Joe Rivest, McKay Osborne, and Dr. Joseph Moody, Department of Physics and Astronomy
We’ve studied the light curve of the blazar object, Markarian 501 (Mrk 501). This project is important because it helps refine the still developing standard model of a galactic nucleus and could aid the search for binary black holes.
Blazars are thought to be spinning, super-massive black holes producing a relativistic jet of protons, electrons, and gamma-ray photons towards Earth. Earth, of course, is a safe distance away (456 million light years for Mrk 501), but we can still study the jet’s intensity to learn about the black hole. A light curve is a plot of brightness vs. time, and sinusoidal variations in a light curve are generally a signature of orbital dynamics. For blazars, sinusoidal variations in brightness may have other explanations, but there is a lot of supporting evidence from other authors that Mrk 501 contains a binary black hole. In other words, the black hole producing the jet is in orbit with another black hole of similar size. Imagine someone is spraying you with a garden hose while moving it in a circle.
Jet observations of Mrk 501 in 1997 show sinusoidal variations with a period of 23 days. This does not mean that the orbital period is 23 days. Because the jet is traveling towards the observer at a relativistic speed, we measure changes to occur much more rapidly that they truly are. In 2000, Rieger & Mannheim, by estimating the jet velocity to be around 99.5%–99.7% of the speed of light, calculated that measured 23-day period would correspond to a binary black hole orbital period of 6–14 years.
Using the Remote Observatory for Variable Object Research (ROVOR) telescope and the West Mountain Observatory (WMO) 0.9-meter telescope, images have been taken of Mrk 501 from 2009– 2017 in optical light. Whereas gamma rays come from the jet, optical (near visible) light comes from the core, which is relatively stationary. So, any significant variations in brightness should lack relativistic effects.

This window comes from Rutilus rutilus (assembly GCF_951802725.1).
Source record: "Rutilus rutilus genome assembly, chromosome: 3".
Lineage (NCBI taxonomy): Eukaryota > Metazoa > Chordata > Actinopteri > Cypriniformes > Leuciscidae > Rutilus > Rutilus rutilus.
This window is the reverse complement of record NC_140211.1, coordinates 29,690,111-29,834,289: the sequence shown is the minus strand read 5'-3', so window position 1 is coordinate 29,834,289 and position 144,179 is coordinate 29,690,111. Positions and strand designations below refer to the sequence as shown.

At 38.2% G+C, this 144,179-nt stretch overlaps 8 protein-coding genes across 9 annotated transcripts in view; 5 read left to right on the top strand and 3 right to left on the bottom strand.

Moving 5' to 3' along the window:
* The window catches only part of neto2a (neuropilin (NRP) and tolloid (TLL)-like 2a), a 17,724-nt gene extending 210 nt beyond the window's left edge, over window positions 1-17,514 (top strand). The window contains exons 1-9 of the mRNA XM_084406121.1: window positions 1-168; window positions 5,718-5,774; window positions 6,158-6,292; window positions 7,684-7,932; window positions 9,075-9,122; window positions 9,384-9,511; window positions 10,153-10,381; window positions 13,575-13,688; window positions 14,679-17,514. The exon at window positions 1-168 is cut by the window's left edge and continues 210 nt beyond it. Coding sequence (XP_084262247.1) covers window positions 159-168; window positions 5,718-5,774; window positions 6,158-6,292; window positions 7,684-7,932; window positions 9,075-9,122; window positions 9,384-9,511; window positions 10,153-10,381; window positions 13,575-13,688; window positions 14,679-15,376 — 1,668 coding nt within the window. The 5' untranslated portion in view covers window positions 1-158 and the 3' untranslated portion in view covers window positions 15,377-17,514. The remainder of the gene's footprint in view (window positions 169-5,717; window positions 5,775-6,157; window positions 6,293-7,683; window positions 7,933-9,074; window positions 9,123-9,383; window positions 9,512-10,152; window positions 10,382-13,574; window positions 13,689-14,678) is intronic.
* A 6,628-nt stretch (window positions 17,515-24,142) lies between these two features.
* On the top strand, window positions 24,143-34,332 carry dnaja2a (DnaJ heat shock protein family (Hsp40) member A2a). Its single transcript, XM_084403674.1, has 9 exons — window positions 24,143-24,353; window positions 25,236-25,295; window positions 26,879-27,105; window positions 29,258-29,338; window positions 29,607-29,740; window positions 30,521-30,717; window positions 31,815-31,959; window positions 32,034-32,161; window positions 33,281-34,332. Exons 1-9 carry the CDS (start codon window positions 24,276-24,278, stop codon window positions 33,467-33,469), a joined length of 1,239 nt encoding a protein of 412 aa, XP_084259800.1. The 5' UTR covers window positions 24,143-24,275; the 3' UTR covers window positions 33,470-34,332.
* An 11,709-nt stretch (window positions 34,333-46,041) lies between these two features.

We used the software programs Mira and VPhot to obtain the intensity for Mrk 501. This was done by comparing the measured brightness (magnitude) of Mrk 501 on each image with nearby stars’ known brightness. By comparing the brightnesses, we determined Mrk 501’s actual brightness. We used the program Period04 to calculate the different periods of dimming and brightening and included them in our graph. We used the program MATLAB to plot the measurements from Mira and VPhot.
In our light curve, we find significant evidence for a sinusoidal variation with a period of ~1850 days, or about 5–6 years, in addition to an overall upward trend. Smaller, less sinusoidal variations also seem apparent, but are less consistent, ranging roughly from 60 to 140 days in length.
Yang Jiang-he et al. (2007), with 30 years of optical data on Mrk 501, report 10.06 and 21.6 year variations. Rodig et al. (2009) combined several gamma ray data sets and conclude that the jet displays a combination of 72, 36, and 23 day periods appearing as a set of harmonics.
We have calculated that, if these harmonics follow the relationship used by Reiger & Mannheim, then a jet velocity of 99.527% of the speed of light relates them to intrinsic periods of roughly 20.3, 10.1, and 6.5 years—closely matching the optical observations.
After comparing our results with data from other authors, we conclude that optical observations reflect the intrinsic periods relativistically tied to the periods in gamma ray observations and, thus, constrain the jet velocity closer to 99.5% of the speed of light. This slight refinement can be significant when calculating other parameters, such as the mass of each black hole, the separation between the two black holes, etc.
Further investigation could lead to a gravitational wave profile for Mrk 501 and reveal signature characteristics of similar binary black hole candidates. As more data is gathered, the ranges for the black hole orbital period will become refined.